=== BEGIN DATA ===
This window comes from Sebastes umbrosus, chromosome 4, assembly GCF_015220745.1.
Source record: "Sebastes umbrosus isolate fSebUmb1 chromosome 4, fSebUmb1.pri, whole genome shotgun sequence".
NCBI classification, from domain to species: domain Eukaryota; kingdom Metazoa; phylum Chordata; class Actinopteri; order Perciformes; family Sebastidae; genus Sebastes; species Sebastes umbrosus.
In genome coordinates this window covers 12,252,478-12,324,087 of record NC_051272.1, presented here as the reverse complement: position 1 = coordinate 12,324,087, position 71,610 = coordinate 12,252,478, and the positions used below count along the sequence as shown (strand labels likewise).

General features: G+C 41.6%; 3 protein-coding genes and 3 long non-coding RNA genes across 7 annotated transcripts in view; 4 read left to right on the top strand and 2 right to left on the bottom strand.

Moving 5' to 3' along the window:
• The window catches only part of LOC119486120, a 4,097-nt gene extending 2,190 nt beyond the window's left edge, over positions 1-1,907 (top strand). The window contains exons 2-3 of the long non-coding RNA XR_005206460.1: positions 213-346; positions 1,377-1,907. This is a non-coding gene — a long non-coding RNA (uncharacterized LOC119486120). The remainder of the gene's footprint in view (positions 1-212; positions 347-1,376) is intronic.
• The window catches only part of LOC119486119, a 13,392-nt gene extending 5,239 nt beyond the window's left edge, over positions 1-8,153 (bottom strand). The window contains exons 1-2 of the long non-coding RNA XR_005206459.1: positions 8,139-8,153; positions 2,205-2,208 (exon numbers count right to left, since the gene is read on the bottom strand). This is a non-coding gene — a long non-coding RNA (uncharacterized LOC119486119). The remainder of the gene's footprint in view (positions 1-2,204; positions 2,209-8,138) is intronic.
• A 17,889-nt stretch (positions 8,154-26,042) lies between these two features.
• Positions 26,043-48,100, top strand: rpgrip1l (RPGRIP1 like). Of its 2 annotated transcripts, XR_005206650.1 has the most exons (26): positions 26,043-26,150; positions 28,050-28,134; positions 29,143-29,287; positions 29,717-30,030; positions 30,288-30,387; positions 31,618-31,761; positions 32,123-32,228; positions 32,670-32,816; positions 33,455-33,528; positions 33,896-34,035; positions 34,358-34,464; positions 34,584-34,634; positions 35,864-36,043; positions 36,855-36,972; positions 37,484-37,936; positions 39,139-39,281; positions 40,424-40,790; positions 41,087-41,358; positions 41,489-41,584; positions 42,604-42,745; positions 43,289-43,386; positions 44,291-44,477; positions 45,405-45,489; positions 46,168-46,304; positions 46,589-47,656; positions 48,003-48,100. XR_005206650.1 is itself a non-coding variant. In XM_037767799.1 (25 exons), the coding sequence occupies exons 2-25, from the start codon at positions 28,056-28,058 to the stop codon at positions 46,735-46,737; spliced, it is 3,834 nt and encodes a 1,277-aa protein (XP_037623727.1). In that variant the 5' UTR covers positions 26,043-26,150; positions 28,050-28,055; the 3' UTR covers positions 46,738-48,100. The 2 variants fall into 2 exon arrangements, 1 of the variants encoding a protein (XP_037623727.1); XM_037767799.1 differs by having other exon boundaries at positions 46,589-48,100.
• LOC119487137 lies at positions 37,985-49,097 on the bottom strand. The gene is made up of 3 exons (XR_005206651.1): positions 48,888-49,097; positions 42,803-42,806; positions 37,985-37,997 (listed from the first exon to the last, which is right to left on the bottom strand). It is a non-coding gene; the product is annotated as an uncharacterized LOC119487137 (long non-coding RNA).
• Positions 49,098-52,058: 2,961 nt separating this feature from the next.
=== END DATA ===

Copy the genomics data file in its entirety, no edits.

This window comes from Sebastes umbrosus, chromosome 4, assembly GCF_015220745.1.
Source record: "Sebastes umbrosus isolate fSebUmb1 chromosome 4, fSebUmb1.pri, whole genome shotgun sequence".
NCBI classification, from domain to species: domain Eukaryota; kingdom Metazoa; phylum Chordata; class Actinopteri; order Perciformes; family Sebastidae; genus Sebastes; species Sebastes umbrosus.
In genome coordinates this window covers 12,252,478-12,324,087 of record NC_051272.1, presented here as the reverse complement: position 1 = coordinate 12,324,087, position 71,610 = coordinate 12,252,478, and the positions used below count along the sequence as shown (strand labels likewise).

General features: G+C 41.6%; 3 protein-coding genes and 3 long non-coding RNA genes across 7 annotated transcripts in view; 4 read left to right on the top strand and 2 right to left on the bottom strand.

Moving 5' to 3' along the window:
• The window catches only part of LOC119486120, a 4,097-nt gene extending 2,190 nt beyond the window's left edge, over positions 1-1,907 (top strand). The window contains exons 2-3 of the long non-coding RNA XR_005206460.1: positions 213-346; positions 1,377-1,907. This is a non-coding gene — a long non-coding RNA (uncharacterized LOC119486120). The remainder of the gene's footprint in view (positions 1-212; positions 347-1,376) is intronic.
• The window catches only part of LOC119486119, a 13,392-nt gene extending 5,239 nt beyond the window's left edge, over positions 1-8,153 (bottom strand). The window contains exons 1-2 of the long non-coding RNA XR_005206459.1: positions 8,139-8,153; positions 2,205-2,208 (exon numbers count right to left, since the gene is read on the bottom strand). This is a non-coding gene — a long non-coding RNA (uncharacterized LOC119486119). The remainder of the gene's footprint in view (positions 1-2,204; positions 2,209-8,138) is intronic.
• A 17,889-nt stretch (positions 8,154-26,042) lies between these two features.
• Positions 26,043-48,100, top strand: rpgrip1l (RPGRIP1 like). Of its 2 annotated transcripts, XR_005206650.1 has the most exons (26): positions 26,043-26,150; positions 28,050-28,134; positions 29,143-29,287; positions 29,717-30,030; positions 30,288-30,387; positions 31,618-31,761; positions 32,123-32,228; positions 32,670-32,816; positions 33,455-33,528; positions 33,896-34,035; positions 34,358-34,464; positions 34,584-34,634; positions 35,864-36,043; positions 36,855-36,972; positions 37,484-37,936; positions 39,139-39,281; positions 40,424-40,790; positions 41,087-41,358; positions 41,489-41,584; positions 42,604-42,745; positions 43,289-43,386; positions 44,291-44,477; positions 45,405-45,489; positions 46,168-46,304; positions 46,589-47,656; positions 48,003-48,100. XR_005206650.1 is itself a non-coding variant. In XM_037767799.1 (25 exons), the coding sequence occupies exons 2-25, from the start codon at positions 28,056-28,058 to the stop codon at positions 46,735-46,737; spliced, it is 3,834 nt and encodes a 1,277-aa protein (XP_037623727.1). In that variant the 5' UTR covers positions 26,043-26,150; positions 28,050-28,055; the 3' UTR covers positions 46,738-48,100. The 2 variants fall into 2 exon arrangements, 1 of the variants encoding a protein (XP_037623727.1); XM_037767799.1 differs by having other exon boundaries at positions 46,589-48,100.
• LOC119487137 lies at positions 37,985-49,097 on the bottom strand. The gene is made up of 3 exons (XR_005206651.1): positions 48,888-49,097; positions 42,803-42,806; positions 37,985-37,997 (listed from the first exon to the last, which is right to left on the bottom strand). It is a non-coding gene; the product is annotated as an uncharacterized LOC119487137 (long non-coding RNA).
• Positions 49,098-52,058: 2,961 nt separating this feature from the next.